Accountability is a fairly straightforward concept. A
person or organization has an assigned task and is given instruction on how to do it. A method of measurement is used to determine if the task has been completed properly, or at least if progress is being made toward that goal.
That was the reasoning behind Virginia’s Standards of Learning initiative. Back in the late 1980s, Americans were realizing that kids coming out of high school had failed to learn what they were supposed to have been taught.
In 1989, then-President George H.W. Bush assembled an Education Summit at the University of Virginia to figure out what to do. Imagine this: All 50 governors showed up, showing rare bipartisan unanimity on the importance of learning and academic achievement.
If young Americans were to compete in an ever more competitive world, greater dedication to and investment in education were necessary. But how would we know if we were getting enough bang for the buck? There would have to be accountability.
While the nation debated how big of a role the federal government should play in K-12 education, Virginia pursued its own plan. In the mid-1990s, during the administration of Gov. George Allen, Virginia developed its Standards of Learning and administered its first SOL tests in 1998.
Since then, the number of subject areas tested has gone up and come down. Over time, the scores went up, so the tests were made tougher. The scores came down, as expected, and then started going back up.
Nevertheless, the same questions are still being raised. Are teachers spending too much time “teaching to the test?” Are students actually learning and developing critical thinking skills, or just committing facts to memory until test day?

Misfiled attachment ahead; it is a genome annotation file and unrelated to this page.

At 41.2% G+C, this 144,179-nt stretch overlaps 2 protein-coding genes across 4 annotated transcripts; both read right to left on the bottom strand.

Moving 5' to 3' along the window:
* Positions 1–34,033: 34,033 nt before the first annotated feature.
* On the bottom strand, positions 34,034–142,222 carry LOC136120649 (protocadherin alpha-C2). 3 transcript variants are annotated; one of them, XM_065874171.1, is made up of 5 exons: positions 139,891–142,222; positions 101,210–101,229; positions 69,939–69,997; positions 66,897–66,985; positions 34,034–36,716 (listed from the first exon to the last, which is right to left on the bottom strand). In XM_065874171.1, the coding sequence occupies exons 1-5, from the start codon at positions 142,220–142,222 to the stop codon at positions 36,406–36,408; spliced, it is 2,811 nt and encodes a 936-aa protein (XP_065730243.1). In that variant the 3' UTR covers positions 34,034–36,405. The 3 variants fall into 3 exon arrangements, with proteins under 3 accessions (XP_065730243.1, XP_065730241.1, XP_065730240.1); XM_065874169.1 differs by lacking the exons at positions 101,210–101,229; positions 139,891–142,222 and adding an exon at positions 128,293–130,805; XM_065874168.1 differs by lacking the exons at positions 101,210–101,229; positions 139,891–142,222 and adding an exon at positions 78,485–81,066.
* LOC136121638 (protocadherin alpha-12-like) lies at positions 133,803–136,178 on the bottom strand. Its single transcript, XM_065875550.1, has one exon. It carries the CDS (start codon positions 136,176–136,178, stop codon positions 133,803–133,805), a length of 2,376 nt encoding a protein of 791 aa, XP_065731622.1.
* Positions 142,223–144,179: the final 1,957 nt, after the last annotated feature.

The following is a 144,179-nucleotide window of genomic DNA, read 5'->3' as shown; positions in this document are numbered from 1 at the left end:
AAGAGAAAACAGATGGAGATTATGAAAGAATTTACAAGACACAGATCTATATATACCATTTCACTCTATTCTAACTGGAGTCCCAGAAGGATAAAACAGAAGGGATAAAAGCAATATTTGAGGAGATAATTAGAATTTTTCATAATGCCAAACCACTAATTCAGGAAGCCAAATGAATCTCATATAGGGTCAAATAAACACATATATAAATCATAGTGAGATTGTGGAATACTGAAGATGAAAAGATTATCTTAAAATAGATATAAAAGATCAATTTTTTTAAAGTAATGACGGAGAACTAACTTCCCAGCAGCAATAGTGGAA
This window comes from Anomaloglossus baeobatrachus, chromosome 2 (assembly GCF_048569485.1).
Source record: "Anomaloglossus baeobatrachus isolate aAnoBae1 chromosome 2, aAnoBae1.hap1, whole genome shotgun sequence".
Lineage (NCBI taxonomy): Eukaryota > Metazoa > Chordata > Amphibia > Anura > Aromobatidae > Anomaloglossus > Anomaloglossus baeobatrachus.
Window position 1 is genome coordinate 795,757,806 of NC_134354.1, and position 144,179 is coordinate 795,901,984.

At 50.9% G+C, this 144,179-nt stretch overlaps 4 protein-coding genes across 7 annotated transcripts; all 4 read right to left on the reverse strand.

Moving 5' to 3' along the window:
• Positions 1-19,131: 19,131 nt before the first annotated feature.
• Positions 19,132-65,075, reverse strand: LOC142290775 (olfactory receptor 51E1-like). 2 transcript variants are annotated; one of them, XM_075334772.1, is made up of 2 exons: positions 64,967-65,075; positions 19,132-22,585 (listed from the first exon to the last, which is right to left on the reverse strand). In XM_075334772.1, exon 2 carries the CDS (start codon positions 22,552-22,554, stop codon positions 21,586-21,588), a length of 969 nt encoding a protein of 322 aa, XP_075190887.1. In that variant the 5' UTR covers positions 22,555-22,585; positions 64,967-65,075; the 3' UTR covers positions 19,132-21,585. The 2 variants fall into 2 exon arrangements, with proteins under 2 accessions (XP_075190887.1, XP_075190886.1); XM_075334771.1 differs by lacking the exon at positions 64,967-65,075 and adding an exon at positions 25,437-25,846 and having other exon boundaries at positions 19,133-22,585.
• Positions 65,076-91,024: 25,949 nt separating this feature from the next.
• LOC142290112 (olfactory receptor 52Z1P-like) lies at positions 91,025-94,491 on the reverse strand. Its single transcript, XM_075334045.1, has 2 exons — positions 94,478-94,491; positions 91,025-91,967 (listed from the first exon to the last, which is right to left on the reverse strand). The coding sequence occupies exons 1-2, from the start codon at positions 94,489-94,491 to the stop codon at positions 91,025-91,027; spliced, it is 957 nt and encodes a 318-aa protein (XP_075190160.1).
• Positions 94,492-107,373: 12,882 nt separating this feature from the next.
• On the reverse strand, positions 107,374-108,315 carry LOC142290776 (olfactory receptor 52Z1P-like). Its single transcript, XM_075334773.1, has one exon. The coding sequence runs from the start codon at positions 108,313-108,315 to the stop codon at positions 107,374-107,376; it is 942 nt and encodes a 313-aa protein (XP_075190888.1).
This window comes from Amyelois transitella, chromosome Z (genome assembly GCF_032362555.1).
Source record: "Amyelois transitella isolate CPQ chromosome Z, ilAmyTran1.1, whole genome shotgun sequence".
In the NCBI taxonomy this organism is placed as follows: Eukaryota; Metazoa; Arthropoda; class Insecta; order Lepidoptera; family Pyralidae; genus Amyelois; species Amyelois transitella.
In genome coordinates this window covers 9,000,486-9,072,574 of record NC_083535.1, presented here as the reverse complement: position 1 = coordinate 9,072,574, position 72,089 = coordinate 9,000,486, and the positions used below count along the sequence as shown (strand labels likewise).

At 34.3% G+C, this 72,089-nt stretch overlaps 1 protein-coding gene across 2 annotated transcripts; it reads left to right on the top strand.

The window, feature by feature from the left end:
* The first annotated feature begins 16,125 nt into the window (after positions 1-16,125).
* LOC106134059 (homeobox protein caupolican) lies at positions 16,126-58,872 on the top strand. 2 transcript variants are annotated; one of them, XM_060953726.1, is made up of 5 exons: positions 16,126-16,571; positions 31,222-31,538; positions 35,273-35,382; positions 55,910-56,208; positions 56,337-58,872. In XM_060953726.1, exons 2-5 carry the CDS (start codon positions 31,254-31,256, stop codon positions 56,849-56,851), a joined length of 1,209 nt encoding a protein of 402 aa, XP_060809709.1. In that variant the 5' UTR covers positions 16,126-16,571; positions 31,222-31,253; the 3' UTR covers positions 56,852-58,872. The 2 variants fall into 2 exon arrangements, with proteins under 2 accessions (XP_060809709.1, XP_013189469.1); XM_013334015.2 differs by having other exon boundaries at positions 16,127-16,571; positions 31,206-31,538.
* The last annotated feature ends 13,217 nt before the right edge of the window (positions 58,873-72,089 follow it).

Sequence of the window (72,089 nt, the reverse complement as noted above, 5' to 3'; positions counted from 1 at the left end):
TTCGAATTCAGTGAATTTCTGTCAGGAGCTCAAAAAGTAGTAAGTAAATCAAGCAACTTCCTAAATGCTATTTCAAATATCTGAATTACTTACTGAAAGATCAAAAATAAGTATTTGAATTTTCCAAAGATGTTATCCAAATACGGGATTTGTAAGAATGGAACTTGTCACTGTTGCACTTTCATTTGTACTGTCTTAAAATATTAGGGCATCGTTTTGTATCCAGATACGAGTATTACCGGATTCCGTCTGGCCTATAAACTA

The consensus these days seems to be that more students are graduating better prepared for whatever their futures hold than they were 25 or 30 years ago. And that’s a good thing, of course.
But starting this year, elementary and middle school students can opt out of SOL tests if their parents so choose. Without across-the-board mandatory testing, do the test results present an accurate measure of overall achievement in a particular school?
Both state and local education officials warn that such factors can have an impact on SOL pass rates. They note that annual accreditation data will provide a more comprehensive overview when it is released next month.
This year’s SOL results are truly a mixed bag for Fredericksburg area schools. As usual, some districts performed better than others, though Fredericksburg schools are showing the most room for improvement. Comparisons can be made between neighboring districts, or between this year’s scores and last year’s, or between local scores and state averages. The exercise is likely to yield news both good and bad for every district. Hopefully, the information tells school officials with some accuracy where they should focus remedial efforts.
Educators’ frustration is evident in their reactions to the test results.
“The data ... does not come close to revealing the complete student performance and accountability profile of SCPS or any school division throughout the Commonwealth,” Spotsylvania County Public Schools Superintendent Scott Baker said.
Changes made to the SOLs over the years to keep them current and challenging are worthwhile, but the outcomes are suspect when participation is limited. If the concern is too much testing, should the state instead rely on the National Assessment of Educational Progress, which is administered every other year? Its results are known as “The Nation’s Report Card.”
Virginia education officials will no doubt continue to study and revise the SOLs as they see necessary. But how can they work as intended if not all students take them?
Twenty years after the first SOL tests were taken, we wonder along with school officials whether they are providing the accountability Virginia was looking for in the first place.